FEMA -- still screwing up, according to The Washington Post:
...FEMA initially ordered 125,000 trailers that it planned to deploy as close as possible to affected cities, following a playbook the agency relied on after four Florida hurricanes and its New Orleans exercise last year. In the days after Katrina hit, FEMA officials ... hoped to install 30,000 homes every two weeks and planned vast campuses of as many as 15,000 units, according to various media reports.
Testifying to Congress last week, David Roberson, speaking for the Manufactured Housing Institute, noted production capacity limits and said that the industry built 130,000 homes in all of 2004.
Therefore, as the story says, the order for trailers "may take as long as 12 months to fill."
Wouldn't it have been nice if someone at FEMA had a frigging clue about how fast these manufactured homes could be built before a decision was made to rely on them so heavily?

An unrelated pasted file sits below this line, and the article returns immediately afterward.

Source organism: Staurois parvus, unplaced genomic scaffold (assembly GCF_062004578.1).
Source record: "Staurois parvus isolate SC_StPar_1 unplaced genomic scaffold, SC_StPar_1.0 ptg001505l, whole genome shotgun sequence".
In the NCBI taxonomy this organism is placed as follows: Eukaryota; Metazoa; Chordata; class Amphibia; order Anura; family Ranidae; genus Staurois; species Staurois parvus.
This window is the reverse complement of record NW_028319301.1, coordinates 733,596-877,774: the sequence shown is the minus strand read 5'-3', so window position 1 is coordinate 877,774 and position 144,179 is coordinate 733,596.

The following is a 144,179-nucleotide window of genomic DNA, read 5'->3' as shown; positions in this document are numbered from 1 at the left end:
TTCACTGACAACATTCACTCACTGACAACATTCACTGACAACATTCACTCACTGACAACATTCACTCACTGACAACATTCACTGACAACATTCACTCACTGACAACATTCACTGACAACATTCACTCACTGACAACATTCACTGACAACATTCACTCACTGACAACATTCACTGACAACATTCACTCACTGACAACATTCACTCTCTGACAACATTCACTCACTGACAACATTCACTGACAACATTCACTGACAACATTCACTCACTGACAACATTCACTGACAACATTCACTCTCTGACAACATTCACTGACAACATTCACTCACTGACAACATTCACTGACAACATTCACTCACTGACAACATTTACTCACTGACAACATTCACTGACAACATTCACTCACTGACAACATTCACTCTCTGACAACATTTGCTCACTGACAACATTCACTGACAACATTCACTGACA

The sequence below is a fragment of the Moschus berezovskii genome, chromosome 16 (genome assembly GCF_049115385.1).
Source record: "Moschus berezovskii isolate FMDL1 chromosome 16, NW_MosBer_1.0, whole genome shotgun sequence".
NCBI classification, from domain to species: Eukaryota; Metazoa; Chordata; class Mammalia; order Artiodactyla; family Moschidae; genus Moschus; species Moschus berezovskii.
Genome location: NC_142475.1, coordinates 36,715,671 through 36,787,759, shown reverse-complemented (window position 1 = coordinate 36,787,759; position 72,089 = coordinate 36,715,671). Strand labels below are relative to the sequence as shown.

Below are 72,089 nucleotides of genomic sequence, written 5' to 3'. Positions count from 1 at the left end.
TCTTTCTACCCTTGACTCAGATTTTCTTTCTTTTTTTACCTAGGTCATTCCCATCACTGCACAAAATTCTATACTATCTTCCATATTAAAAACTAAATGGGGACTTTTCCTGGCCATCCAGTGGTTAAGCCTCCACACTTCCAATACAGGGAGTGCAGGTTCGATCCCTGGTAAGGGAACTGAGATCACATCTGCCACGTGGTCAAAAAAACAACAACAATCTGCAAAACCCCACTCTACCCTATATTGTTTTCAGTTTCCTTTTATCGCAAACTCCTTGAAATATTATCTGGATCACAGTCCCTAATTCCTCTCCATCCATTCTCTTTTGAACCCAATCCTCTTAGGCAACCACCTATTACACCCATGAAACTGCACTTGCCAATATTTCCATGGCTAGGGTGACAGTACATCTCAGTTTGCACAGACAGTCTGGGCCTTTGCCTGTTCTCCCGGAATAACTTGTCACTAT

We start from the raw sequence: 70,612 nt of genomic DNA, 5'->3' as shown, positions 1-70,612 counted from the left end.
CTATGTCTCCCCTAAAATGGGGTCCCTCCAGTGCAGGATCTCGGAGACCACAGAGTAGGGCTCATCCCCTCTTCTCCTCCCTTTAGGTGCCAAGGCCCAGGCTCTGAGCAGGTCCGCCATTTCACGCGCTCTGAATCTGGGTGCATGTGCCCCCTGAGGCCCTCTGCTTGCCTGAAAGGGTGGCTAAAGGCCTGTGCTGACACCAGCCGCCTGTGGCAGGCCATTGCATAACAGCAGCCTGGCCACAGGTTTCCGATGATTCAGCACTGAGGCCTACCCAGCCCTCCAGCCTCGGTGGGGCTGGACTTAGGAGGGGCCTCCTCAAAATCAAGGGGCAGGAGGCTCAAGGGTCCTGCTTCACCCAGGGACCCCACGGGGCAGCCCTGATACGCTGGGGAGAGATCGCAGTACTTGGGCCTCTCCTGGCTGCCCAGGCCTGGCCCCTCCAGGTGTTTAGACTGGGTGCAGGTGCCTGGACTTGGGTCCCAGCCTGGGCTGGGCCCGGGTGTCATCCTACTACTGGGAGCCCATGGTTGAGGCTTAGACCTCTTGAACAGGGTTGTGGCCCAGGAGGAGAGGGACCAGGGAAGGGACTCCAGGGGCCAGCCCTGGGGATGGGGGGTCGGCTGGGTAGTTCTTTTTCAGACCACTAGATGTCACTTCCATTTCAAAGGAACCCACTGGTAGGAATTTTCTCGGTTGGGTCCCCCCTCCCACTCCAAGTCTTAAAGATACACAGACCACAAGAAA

But there is a Plan B:
On Sept. 14, a unanimous Senate adopted an alternative to trailers, providing $3.5 billion in HUD rental vouchers to Katrina victims -- as much as $10,000 each for 350,000 families -- for six to 12 months.
A House proposal for 50,000 vouchers is pending, Rep. Barney Frank (D-Mass.) said.
That should be expedited right away, no? Er, no:
GOP sources say they are waiting for a response from the Bush administration, which one official said is not expected until mid-October.
That's right: mid-October. Maybe Bush should be his own FEMA director -- he's already got the dawdling down pat.
Oh, but there's a reasonable explanation:
The topic is politically sensitive. In his 2006 budget, Bush proposed ratcheting back the HUD Section 8 housing voucher program for the poor as well as related community programs.
See, if you're the president, it's much more important to stick to your political guns than to find a way to house hundreds of thousands of homeless citizens -- isn't it?